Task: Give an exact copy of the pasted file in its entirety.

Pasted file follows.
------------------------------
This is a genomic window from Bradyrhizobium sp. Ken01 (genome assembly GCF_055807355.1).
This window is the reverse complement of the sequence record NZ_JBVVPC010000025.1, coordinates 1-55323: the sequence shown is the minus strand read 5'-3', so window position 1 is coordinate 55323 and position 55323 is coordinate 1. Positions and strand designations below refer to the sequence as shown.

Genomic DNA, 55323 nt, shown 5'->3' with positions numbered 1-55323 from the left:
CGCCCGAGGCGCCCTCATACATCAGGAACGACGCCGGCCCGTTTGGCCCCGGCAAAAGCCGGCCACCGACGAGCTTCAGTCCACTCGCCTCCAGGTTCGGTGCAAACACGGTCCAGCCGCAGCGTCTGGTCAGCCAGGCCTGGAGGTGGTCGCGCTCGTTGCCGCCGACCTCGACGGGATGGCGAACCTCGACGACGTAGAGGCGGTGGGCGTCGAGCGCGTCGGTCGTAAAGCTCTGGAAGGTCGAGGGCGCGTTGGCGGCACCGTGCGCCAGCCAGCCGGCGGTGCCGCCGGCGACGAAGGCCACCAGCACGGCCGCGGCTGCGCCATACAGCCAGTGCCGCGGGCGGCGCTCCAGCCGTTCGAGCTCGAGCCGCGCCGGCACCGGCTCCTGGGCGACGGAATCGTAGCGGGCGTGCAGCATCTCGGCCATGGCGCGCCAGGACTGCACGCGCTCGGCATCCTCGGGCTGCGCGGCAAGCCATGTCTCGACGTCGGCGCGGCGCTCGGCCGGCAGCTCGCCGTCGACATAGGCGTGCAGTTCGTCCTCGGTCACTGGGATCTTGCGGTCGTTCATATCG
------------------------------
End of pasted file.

This is a genomic window from Bradyrhizobium sp. Ken01 (genome assembly GCF_055807355.1).
This window is the reverse complement of the sequence record NZ_JBVVPC010000025.1, coordinates 1-55323: the sequence shown is the minus strand read 5'-3', so window position 1 is coordinate 55323 and position 55323 is coordinate 1. Positions and strand designations below refer to the sequence as shown.

Genomic DNA, 55323 nt, shown 5'->3' with positions numbered 1-55323 from the left:
CGCCCGAGGCGCCCTCATACATCAGGAACGACGCCGGCCCGTTTGGCCCCGGCAAAAGCCGGCCACCGACGAGCTTCAGTCCACTCGCCTCCAGGTTCGGTGCAAACACGGTCCAGCCGCAGCGTCTGGTCAGCCAGGCCTGGAGGTGGTCGCGCTCGTTGCCGCCGACCTCGACGGGATGGCGAACCTCGACGACGTAGAGGCGGTGGGCGTCGAGCGCGTCGGTCGTAAAGCTCTGGAAGGTCGAGGGCGCGTTGGCGGCACCGTGCGCCAGCCAGCCGGCGGTGCCGCCGGCGACGAAGGCCACCAGCACGGCCGCGGCTGCGCCATACAGCCAGTGCCGCGGGCGGCGCTCCAGCCGTTCGAGCTCGAGCCGCGCCGGCACCGGCTCCTGGGCGACGGAATCGTAGCGGGCGTGCAGCATCTCGGCCATGGCGCGCCAGGACTGCACGCGCTCGGCATCCTCGGGCTGCGCGGCAAGCCATGTCTCGACGTCGGCGCGGCGCTCGGCCGGCAGCTCGCCGTCGACATAGGCGTGCAGTTCGTCCTCGGTCACTGGGATCTTGCGGTCGTTCATATCG